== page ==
Amur did an impressive job in the transfer market last summer. One of the club’s successes was the signing of a contract with Alex Broadhurst. The center forward came to the KHL a year ago and had difficulty adapting to Russian conditions, but over time he became the most important hockey player for Avangard. However, the “hawks” – largely due to the stricter limit for foreign players – did not renew the agreement with Alex. The residents of Khabarovsk took advantage of the situation and invited the American to join their team. In the new club’s first two games, Broadhurst scored four points and in the third he was injured in a collision with Spartak player Ivan Morozov. The recovery period is still unknown.
– How would you rate the episode in which you were injured? – I don’t think there was any rudeness or bad intention on the part of the opponent. He was expelled, but I think the most important thing is that I didn’t see any intentional rudeness in it. Yes, I fell and got injured, but it’s part of the game. The guy who made this hit found me after the game and apologized. He confirmed that he did not want such consequences. I appreciate it a lot. I hope I can recover quickly.
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– Injuries are part of hockey, but an unpleasant part. How do you motivate yourself not to get sad? – Yes, it’s really difficult. I broke my arm and I was out of the game for five or six months, that is, almost the entire season. This is a difficult test. But both the club and my teammates do a lot to keep my morale high.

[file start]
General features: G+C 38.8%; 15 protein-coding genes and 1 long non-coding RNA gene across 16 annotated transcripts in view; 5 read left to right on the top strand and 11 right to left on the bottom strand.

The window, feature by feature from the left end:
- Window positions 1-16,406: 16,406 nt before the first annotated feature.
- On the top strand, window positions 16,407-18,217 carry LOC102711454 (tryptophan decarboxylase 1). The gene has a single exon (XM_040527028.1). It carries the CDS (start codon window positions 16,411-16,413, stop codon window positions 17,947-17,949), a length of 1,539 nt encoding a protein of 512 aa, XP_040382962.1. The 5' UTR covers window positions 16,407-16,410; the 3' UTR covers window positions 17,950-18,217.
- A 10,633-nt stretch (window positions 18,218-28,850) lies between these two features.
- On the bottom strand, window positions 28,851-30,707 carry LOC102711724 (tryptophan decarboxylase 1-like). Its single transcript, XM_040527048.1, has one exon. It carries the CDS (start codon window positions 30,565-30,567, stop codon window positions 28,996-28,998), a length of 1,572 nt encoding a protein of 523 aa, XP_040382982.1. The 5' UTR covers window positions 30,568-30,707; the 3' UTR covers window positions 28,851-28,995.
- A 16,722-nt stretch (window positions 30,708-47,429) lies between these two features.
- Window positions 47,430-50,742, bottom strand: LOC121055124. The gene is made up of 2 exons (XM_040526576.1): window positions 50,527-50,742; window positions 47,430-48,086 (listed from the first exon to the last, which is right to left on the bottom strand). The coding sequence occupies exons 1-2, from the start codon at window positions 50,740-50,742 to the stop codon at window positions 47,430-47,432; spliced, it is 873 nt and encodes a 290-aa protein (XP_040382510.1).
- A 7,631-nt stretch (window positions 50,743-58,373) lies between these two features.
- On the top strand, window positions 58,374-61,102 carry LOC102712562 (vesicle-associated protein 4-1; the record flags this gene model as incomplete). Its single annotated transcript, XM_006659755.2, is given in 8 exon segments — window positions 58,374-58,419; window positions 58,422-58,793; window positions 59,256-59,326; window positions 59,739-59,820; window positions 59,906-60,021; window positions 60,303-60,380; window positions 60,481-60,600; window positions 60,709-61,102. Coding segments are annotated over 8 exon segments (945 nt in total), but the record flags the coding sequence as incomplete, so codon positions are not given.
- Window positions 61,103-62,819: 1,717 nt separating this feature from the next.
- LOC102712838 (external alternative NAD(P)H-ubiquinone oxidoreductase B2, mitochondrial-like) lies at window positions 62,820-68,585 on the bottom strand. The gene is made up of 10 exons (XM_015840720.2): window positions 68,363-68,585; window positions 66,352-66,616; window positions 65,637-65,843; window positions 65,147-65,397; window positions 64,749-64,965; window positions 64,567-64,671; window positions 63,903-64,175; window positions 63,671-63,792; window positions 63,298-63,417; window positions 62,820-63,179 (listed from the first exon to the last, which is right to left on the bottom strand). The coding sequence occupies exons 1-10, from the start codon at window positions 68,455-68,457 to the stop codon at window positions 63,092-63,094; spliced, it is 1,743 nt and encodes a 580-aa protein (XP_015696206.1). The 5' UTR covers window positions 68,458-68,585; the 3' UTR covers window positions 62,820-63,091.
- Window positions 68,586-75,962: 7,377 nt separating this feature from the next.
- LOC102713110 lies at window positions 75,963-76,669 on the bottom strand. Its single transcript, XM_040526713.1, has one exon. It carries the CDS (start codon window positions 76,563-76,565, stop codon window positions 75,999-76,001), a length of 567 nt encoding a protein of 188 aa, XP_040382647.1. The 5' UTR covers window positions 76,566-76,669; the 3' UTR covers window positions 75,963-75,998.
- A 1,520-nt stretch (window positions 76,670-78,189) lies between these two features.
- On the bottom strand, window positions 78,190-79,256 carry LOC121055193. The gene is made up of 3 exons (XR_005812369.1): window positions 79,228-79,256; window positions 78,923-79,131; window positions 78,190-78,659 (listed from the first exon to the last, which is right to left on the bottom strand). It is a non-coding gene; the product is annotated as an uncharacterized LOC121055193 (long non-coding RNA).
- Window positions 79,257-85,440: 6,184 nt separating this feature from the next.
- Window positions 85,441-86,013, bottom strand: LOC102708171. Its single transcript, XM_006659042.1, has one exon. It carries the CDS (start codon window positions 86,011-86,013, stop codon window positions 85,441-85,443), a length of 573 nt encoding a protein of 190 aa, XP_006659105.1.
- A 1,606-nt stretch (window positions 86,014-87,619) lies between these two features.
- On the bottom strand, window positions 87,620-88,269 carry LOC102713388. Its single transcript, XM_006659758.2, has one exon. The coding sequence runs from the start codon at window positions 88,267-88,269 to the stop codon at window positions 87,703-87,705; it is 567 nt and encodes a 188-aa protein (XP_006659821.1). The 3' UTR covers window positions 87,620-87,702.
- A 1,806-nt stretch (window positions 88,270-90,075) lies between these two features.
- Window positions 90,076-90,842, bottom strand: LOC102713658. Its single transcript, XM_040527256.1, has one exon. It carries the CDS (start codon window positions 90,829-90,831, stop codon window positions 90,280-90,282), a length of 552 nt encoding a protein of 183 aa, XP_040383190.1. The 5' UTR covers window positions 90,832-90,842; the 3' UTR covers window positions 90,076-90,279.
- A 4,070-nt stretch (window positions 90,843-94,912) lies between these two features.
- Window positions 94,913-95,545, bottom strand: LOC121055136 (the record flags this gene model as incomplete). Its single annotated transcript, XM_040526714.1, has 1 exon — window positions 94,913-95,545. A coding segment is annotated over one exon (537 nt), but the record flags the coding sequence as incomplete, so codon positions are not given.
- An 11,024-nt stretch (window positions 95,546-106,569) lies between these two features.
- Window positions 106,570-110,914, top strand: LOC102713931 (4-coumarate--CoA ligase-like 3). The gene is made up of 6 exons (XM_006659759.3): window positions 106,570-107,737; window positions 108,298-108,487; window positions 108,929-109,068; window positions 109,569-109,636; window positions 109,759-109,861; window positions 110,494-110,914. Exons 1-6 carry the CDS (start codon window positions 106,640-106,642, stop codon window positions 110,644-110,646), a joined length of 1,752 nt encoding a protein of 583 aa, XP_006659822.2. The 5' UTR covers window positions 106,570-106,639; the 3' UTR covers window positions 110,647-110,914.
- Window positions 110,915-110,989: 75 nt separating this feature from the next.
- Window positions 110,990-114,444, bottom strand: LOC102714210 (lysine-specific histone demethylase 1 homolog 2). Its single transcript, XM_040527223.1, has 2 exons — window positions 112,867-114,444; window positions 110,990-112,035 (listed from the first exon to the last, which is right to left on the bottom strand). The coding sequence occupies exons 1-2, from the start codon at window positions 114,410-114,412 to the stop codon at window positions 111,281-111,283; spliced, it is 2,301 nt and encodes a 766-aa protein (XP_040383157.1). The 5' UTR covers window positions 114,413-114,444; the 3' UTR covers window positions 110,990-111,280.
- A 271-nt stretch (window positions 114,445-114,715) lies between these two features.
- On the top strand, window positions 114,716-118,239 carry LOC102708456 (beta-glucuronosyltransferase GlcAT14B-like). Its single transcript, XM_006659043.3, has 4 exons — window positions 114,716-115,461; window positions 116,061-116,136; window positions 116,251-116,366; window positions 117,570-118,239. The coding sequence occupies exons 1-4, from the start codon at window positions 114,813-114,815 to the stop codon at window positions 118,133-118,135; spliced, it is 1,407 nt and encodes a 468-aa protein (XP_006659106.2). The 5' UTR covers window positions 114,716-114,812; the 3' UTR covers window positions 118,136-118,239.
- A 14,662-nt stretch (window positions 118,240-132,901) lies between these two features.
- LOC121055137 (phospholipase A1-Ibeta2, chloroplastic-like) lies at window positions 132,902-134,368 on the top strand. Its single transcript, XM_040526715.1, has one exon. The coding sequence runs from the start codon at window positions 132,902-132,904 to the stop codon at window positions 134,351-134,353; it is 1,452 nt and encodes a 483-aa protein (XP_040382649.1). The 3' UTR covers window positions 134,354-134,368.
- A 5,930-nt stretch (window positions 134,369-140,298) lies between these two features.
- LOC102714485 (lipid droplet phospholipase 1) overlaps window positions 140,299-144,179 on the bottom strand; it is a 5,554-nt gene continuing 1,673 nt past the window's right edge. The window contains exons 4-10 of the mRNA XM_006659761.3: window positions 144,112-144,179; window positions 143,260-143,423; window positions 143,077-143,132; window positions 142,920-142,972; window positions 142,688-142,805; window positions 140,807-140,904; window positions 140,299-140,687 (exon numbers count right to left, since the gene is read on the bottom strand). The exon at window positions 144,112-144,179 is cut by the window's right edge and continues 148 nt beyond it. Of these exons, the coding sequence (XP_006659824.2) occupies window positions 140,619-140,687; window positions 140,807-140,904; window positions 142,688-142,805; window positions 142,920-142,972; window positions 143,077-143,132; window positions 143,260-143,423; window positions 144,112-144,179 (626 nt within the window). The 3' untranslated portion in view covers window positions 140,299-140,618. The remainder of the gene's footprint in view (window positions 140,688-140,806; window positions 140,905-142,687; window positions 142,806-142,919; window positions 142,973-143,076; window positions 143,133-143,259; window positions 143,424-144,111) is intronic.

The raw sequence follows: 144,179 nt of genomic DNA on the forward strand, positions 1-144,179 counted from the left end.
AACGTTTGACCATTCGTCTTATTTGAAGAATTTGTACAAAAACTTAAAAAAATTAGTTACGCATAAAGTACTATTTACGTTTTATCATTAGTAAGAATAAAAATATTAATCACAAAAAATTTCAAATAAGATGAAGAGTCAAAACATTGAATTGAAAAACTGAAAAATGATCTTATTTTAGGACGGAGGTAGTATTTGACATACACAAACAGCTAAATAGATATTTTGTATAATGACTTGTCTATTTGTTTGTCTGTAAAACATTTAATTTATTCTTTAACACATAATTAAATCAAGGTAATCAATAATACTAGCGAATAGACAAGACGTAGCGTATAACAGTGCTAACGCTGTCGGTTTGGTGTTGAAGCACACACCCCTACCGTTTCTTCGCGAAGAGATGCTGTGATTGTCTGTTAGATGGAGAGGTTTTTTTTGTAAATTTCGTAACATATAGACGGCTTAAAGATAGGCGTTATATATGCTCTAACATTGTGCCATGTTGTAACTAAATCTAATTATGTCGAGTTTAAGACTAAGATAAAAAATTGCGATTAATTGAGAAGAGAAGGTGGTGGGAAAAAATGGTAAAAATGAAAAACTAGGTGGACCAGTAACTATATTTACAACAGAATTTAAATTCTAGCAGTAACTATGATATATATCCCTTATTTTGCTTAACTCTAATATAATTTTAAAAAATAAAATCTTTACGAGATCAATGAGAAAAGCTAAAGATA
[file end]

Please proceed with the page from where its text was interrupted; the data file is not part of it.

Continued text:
– Unfortunately, you will not play against Avangard, your former team, but still, is there a particularly important attitude towards this match? – I wouldn’t call it a fundamental confrontation, we separated well from Omsk, there is no hostility. I had a great time there and I remember it with great pleasure. There is an excellent coaching staff, managers and players. Of course, I knew that at the beginning of the season we were playing with Avangard and I was looking forward to this match, I wanted to play again in front of home fans and meet old friends, but I don’t have any hostility towards Avangard. Now I’m in a new team and this is my new family, so all my thoughts are now related to Amur.
– Avangard just awarded you a bronze medal last season. How do you like her? – Cool! Actually, I didn’t know we were going to get medals, they told me just a few days ago. This award took me back in time a bit; I immediately remembered our last season.
Avangard CEO Anton Kuryanov presents a medal to Alex Broadhurst
– What was your most memorable game last season? – Complex problem. We had a good run in the playoffs, some big wins. I would say the game where I scored my first goal in the KHL. I had a difficult start, but it was that goal that allowed me to breathe a little and relax.